Scam of the day – May 5, 2014 – A pitiful attempt at a scam

Before I started teaching at Bentley University, I taught in the Massachusetts state prison system.  Among my students was a scam artist, who decried the fact that in his day it took skills to be a proper scam “artist,” but that with the aid of today’s technology, anyone regardless of how skilled they may or may not be, can become a scammer.  I thought of his sage analysis recently when I received the following email:

“Hello I am David this is to bring to your notice your ATM card has been release please contact us immediately with your information !!”

The email came from an address that was obviously not in any way related to any bank issuing an ATM card.  In fact, the email did not indicate my name, an account number, the name of a bank or any scintilla of information that gave the slightest indication that the email was legitimate.  Additionally, the grammar was deplorable.  All in all, this may be the most pitiful attempt at a scam that I have ever seen.  Obviously, what the scammer was trying to do was lure people into believing an emergency existed and they needed to provide information to resolve the problem.  Of course, this information would not be used to solve a problem, but rather for purposes of identity theft.

TIPS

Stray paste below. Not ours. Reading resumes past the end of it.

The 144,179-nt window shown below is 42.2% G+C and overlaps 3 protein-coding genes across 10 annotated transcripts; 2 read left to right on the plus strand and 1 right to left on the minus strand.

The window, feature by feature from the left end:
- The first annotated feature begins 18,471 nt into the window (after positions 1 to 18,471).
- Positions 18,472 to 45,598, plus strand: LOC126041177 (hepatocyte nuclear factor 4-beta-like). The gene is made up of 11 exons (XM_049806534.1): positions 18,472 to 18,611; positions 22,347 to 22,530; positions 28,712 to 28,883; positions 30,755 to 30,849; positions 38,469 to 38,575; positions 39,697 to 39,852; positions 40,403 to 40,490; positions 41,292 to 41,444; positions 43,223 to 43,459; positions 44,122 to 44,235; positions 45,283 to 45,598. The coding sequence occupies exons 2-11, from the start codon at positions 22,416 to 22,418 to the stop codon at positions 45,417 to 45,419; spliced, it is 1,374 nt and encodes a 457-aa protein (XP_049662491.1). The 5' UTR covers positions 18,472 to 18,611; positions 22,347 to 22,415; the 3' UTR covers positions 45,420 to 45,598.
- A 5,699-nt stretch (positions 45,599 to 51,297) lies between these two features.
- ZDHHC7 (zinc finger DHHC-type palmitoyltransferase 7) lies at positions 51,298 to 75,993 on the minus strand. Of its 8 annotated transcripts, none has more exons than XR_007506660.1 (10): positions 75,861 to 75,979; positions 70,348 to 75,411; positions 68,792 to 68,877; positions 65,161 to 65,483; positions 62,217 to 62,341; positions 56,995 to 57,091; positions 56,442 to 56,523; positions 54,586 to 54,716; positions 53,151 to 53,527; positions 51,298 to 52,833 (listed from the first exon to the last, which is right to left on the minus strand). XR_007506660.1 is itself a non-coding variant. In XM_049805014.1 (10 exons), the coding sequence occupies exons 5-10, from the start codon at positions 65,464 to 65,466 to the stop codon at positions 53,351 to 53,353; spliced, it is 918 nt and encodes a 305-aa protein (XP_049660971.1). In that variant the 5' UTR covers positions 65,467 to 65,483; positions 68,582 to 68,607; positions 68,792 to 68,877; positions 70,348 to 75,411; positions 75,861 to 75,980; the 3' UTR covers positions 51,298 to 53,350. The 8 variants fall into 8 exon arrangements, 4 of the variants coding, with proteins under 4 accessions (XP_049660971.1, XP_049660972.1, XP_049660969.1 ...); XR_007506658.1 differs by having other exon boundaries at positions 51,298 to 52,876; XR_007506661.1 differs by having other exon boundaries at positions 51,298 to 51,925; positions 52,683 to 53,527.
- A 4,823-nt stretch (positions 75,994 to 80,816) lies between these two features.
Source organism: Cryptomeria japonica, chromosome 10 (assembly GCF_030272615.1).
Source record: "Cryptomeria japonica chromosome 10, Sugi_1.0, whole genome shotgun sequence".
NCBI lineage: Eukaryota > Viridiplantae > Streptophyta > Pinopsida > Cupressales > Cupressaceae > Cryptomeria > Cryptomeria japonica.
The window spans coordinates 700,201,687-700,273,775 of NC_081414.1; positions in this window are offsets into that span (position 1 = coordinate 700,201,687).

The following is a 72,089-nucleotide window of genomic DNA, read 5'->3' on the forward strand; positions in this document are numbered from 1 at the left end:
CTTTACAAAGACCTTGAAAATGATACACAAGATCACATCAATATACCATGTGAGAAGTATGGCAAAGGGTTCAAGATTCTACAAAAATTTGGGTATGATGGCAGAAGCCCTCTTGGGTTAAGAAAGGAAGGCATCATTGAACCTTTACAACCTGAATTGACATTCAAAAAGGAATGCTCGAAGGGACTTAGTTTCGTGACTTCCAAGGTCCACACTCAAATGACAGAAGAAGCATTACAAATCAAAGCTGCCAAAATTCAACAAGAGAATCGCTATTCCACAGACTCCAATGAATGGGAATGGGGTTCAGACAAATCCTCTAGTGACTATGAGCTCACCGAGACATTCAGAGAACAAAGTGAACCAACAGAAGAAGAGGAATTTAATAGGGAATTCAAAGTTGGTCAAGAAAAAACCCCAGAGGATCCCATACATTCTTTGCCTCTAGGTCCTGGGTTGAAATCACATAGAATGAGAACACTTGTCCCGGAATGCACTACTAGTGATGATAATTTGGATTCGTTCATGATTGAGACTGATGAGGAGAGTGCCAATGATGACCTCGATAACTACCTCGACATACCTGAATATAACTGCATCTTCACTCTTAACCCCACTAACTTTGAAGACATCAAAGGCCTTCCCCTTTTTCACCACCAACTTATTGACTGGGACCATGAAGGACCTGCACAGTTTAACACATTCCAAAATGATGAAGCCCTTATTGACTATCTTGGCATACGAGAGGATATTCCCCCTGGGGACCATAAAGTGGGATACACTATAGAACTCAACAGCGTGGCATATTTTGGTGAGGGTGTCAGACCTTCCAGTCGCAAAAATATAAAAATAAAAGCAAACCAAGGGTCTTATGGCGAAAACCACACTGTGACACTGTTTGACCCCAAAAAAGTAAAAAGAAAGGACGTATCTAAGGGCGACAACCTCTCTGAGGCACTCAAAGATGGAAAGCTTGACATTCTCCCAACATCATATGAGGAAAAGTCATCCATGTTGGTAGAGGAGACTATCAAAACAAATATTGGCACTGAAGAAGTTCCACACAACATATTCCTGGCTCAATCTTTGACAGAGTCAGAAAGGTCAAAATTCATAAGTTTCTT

It is easy to immediately disregard such a lame attempt to solicit personal information, however, many scam artists are indeed “artists” and their lures to induce you into providing personal information that would be used to make you a victim of identity theft are of much higher quality and more believable.  The key thing to remember is that you never can trust that anyone sending you an email, text message or calling you on the phone is who they say they are.  If you believe that the communication requesting personal information may be legitimate, you still should not respond by providing the information requested, but rather should contact the real organization purporting to be contacting you at an email address, website or phone number that you have confirmed is correct to inquire as to the legitimacy of the original communication.  It is then that your fears will be confirmed and you will be told that indeed the initial communication was, in fact, a scam.